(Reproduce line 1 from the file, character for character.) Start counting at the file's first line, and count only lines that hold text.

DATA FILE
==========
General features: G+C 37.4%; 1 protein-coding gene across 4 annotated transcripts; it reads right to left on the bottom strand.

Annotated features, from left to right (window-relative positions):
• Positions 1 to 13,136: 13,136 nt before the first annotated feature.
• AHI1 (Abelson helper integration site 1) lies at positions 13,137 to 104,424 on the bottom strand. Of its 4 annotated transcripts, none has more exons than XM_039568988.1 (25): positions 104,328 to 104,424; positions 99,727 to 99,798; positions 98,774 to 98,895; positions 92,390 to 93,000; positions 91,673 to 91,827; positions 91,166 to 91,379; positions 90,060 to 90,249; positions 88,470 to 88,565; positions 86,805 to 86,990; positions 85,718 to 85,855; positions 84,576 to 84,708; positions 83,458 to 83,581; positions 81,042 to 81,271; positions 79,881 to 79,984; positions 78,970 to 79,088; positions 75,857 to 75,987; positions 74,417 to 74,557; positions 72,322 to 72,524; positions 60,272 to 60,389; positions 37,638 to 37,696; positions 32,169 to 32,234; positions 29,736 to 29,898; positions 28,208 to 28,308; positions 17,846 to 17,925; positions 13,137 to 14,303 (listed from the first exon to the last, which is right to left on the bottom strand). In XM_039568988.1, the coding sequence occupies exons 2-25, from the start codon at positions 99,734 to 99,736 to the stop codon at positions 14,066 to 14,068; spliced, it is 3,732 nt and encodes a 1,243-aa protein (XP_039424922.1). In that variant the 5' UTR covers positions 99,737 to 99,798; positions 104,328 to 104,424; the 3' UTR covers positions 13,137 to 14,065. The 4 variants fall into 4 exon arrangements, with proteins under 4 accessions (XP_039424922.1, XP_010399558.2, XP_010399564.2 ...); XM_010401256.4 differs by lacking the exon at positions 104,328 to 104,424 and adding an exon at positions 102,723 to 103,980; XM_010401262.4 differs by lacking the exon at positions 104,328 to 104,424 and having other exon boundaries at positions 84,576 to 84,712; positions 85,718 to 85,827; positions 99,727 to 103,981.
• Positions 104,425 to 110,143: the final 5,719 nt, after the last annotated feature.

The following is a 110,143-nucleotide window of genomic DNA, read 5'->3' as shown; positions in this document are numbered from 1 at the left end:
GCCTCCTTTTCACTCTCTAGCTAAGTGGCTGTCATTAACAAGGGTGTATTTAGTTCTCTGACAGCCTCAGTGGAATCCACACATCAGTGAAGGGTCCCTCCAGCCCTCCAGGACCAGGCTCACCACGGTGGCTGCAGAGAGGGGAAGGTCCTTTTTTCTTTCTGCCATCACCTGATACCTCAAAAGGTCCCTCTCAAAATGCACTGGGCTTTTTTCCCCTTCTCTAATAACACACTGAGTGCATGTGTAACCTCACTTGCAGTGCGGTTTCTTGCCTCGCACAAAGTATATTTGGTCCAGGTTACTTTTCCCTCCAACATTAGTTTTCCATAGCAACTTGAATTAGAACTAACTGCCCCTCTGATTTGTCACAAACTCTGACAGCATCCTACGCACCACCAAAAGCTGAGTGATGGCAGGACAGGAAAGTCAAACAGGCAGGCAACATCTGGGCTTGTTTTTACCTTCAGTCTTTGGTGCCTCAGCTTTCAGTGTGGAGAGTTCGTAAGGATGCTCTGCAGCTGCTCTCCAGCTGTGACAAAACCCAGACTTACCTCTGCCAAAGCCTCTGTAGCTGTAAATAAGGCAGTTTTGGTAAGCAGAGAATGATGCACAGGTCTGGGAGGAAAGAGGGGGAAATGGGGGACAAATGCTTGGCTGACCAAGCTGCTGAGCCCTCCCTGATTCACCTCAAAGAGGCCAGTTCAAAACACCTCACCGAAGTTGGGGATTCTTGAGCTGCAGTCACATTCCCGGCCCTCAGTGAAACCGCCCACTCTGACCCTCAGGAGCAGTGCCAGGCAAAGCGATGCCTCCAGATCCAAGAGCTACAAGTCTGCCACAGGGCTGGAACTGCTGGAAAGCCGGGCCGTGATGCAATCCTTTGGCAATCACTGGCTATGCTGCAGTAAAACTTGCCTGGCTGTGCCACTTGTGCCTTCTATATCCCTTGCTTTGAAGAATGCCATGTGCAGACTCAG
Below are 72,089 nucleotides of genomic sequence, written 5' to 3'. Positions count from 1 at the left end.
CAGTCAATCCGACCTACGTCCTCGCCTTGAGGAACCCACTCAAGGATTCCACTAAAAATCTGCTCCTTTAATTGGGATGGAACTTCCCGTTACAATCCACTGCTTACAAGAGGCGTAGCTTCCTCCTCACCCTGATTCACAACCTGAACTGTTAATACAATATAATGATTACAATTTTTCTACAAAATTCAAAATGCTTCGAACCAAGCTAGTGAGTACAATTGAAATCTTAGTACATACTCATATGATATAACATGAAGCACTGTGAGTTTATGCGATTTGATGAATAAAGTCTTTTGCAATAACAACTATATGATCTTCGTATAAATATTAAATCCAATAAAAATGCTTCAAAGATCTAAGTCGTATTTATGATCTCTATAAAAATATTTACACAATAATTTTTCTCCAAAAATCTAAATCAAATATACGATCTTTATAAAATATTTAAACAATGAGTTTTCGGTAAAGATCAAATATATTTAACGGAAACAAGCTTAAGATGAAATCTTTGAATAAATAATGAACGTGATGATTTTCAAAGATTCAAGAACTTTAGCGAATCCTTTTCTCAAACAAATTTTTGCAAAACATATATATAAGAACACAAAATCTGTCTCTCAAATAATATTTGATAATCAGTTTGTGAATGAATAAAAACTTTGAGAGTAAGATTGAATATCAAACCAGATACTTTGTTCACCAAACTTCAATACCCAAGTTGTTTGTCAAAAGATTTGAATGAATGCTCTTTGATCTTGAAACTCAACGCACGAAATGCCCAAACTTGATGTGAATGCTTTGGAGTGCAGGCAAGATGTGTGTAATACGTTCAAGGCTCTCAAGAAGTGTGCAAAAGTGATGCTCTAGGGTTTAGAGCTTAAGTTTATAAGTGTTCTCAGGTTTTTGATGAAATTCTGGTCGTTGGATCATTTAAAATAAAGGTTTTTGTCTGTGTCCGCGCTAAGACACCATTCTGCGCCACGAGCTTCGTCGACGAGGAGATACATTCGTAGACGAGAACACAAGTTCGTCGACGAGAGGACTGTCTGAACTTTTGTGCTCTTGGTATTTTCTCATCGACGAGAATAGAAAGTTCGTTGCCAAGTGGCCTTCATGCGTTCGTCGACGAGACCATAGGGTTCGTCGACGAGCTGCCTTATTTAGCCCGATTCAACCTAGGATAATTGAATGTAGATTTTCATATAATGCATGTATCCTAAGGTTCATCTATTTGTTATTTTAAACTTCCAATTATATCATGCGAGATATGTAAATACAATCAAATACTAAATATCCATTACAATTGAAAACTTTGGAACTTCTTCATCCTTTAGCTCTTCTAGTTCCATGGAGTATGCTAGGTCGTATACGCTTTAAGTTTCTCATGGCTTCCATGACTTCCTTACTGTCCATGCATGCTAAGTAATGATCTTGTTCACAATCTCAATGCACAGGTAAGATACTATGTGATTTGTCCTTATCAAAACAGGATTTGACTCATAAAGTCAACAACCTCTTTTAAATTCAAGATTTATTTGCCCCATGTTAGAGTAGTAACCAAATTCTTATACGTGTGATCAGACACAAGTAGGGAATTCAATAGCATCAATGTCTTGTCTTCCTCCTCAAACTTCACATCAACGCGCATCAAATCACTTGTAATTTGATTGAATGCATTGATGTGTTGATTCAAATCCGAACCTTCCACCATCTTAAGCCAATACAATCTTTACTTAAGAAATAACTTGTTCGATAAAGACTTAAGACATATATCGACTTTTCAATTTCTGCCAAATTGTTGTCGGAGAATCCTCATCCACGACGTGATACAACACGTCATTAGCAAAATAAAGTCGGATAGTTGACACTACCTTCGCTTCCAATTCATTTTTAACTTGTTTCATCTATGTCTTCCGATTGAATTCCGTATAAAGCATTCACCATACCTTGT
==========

General features: G+C 37.4%; 1 protein-coding gene across 4 annotated transcripts; it reads right to left on the bottom strand.